“[O]ne drawback of being surrounded by educated and well-read people is that, if there’s a benefit, they can be magicians with language, chameleons about who they are through the use of words. With issues as intimate as dating and feminism, it’s not only ironic to be deceived by empty sentiments of anti-sexism, it’s dangerous. What troubles me is that for many women I know, sexual assault and date rape remain a common experience, despite “male feminism” becoming more fashionable over the years….
[C]onfusingly, misogynists are sometimes men who speak softly and eat vegan and say “a woman’s sexual freedom is an essential component to her liberation. So come here.” It’s a tricky world out there. And while I’d prefer a critical approach to gender from men I elect, read, and even bed, in my experience, the so-called feminist men I’ve met deep down have not been less antagonistic or bigoted toward women. What I see over and over again is misogyny in sheep’s clothing, and at this point, I would rather see wolves as wolves.”—
Reminder not to listen to what people say but rather what they do. Which should be obvious but many men who don’t say they’re feminists are actually much more respectful of women than those who do. (True or not true? Recent experience says true.) Either way it’s not great, but how many people can I keep shutting out of my life?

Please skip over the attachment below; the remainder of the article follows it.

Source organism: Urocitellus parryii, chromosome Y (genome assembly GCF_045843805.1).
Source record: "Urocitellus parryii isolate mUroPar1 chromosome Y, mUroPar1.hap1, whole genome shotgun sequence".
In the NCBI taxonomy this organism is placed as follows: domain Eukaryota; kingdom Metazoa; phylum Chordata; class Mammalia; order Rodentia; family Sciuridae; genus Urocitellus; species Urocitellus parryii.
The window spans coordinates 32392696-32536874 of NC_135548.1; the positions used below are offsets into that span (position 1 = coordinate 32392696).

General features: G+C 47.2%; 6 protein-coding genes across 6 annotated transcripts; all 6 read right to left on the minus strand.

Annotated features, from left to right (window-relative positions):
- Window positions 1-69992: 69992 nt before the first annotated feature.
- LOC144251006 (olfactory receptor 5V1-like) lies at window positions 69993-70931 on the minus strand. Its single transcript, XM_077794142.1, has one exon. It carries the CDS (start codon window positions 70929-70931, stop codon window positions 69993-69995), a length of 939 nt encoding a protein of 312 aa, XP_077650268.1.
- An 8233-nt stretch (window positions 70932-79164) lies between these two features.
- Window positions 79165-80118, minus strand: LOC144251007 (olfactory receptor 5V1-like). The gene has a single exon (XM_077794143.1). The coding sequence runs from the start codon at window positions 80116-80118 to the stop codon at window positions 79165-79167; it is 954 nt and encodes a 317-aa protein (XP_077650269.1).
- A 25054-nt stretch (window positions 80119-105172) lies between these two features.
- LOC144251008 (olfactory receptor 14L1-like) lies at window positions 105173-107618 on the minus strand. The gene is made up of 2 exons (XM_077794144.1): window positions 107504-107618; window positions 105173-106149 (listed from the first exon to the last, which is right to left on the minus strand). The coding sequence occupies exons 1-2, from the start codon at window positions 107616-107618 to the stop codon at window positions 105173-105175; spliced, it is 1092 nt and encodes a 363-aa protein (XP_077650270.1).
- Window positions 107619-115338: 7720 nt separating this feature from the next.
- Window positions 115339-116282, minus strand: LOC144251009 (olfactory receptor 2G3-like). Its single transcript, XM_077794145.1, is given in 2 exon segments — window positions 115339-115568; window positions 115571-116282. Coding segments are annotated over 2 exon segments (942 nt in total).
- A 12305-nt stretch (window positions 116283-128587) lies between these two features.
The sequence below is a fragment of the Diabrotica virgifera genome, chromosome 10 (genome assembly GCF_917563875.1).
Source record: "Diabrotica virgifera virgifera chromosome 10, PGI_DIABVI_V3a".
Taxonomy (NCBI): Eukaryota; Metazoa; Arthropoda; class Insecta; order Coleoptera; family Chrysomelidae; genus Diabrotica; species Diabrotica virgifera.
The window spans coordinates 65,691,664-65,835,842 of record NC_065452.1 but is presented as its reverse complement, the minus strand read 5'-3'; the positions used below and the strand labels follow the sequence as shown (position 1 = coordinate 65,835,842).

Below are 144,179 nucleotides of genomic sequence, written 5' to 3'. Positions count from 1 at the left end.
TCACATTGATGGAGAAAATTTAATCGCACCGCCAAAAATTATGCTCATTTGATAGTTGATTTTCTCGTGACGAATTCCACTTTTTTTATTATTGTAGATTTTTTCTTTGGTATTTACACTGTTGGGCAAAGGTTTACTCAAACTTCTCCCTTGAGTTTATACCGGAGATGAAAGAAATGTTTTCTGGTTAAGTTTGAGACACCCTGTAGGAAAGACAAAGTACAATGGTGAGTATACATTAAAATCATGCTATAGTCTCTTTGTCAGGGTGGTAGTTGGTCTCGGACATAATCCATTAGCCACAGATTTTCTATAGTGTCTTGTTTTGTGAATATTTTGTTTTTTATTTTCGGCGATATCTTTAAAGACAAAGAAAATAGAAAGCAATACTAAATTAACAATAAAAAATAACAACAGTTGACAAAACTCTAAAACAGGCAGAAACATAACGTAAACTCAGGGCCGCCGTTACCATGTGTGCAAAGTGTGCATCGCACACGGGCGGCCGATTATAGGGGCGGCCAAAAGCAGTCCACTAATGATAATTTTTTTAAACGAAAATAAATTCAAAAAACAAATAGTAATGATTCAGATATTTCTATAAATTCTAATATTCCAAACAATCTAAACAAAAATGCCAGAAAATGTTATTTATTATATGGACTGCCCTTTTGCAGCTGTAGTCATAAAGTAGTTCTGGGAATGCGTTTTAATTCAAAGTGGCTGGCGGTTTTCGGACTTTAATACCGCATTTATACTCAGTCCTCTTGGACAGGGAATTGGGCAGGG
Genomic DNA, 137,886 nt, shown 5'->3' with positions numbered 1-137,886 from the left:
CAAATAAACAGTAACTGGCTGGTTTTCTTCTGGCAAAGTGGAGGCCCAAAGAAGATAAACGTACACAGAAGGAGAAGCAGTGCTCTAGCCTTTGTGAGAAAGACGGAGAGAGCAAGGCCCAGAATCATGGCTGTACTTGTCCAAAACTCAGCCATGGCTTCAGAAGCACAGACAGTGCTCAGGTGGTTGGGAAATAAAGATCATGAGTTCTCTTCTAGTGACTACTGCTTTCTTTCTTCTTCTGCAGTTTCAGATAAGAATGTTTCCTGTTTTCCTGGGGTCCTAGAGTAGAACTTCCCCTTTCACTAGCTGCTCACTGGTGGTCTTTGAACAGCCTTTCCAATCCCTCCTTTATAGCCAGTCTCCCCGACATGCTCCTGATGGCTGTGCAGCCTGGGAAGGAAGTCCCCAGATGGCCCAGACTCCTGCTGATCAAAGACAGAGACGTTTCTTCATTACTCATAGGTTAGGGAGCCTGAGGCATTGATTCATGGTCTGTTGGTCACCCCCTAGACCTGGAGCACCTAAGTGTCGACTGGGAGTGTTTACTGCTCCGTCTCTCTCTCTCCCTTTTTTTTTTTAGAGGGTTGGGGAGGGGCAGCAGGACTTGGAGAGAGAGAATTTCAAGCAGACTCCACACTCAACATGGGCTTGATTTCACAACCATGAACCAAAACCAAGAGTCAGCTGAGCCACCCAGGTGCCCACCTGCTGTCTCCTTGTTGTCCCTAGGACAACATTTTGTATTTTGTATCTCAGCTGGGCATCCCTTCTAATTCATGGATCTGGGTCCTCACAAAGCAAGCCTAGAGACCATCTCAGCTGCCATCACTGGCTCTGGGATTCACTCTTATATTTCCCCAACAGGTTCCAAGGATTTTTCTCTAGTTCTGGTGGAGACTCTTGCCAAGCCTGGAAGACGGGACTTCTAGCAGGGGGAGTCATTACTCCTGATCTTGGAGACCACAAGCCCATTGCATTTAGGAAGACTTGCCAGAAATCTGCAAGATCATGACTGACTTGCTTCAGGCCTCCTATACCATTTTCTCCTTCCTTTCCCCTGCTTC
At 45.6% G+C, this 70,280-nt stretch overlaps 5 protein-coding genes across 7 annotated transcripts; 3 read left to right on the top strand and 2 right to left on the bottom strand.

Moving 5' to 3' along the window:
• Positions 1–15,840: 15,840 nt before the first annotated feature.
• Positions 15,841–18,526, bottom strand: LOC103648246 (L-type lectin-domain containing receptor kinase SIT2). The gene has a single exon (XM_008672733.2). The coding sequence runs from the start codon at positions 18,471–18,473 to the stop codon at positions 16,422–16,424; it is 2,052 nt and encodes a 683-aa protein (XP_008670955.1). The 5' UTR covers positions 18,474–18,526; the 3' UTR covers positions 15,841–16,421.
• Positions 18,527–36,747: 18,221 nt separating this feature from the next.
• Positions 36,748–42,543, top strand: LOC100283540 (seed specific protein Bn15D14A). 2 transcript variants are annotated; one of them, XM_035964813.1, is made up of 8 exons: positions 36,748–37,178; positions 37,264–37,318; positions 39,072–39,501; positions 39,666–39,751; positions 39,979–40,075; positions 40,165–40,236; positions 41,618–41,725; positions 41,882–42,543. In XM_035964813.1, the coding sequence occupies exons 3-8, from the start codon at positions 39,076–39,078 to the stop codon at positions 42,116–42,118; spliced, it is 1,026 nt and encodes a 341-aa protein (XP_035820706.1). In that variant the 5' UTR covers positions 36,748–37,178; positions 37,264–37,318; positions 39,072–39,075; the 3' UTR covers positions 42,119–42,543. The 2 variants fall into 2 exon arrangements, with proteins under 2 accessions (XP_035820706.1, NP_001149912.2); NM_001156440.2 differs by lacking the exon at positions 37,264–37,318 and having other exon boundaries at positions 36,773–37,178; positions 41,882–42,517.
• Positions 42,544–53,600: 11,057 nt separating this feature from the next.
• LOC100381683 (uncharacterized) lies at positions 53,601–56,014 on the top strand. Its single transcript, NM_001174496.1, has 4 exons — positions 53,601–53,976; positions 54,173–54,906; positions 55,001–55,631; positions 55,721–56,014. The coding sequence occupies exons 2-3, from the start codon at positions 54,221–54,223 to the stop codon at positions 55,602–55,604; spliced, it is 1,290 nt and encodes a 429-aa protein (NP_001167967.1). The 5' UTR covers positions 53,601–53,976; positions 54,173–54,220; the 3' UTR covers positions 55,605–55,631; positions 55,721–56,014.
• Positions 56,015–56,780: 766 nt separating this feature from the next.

“One factor that makes interaction between multi-ethnic groups of women difficult and sometimes impossible is our failure to recognize that a behaviour pattern in one culture may be unacceptable in another, that is may have different signification cross-culturally … I have learned the importance of learning what we called one another’s cultural codes.
An Asian American student of Japanese heritage explained her reluctance to participate in feminist organizations by calling attention to the tendency among feminist activists to speak rapidly without pause, to be quick on the uptake, always ready with a response. She had been raised to pause and think before speaking, to consider the impact of one’s words, a characteristic that she felt was particularly true of Asian Americans. She expressed feelings of inadequacy on the various occasions she was present in feminist groups. In our class, we learned to allow pauses and appreciate them. By sharing this cultural code, we created an atmosphere in the classroom that allowed for different communication patterns.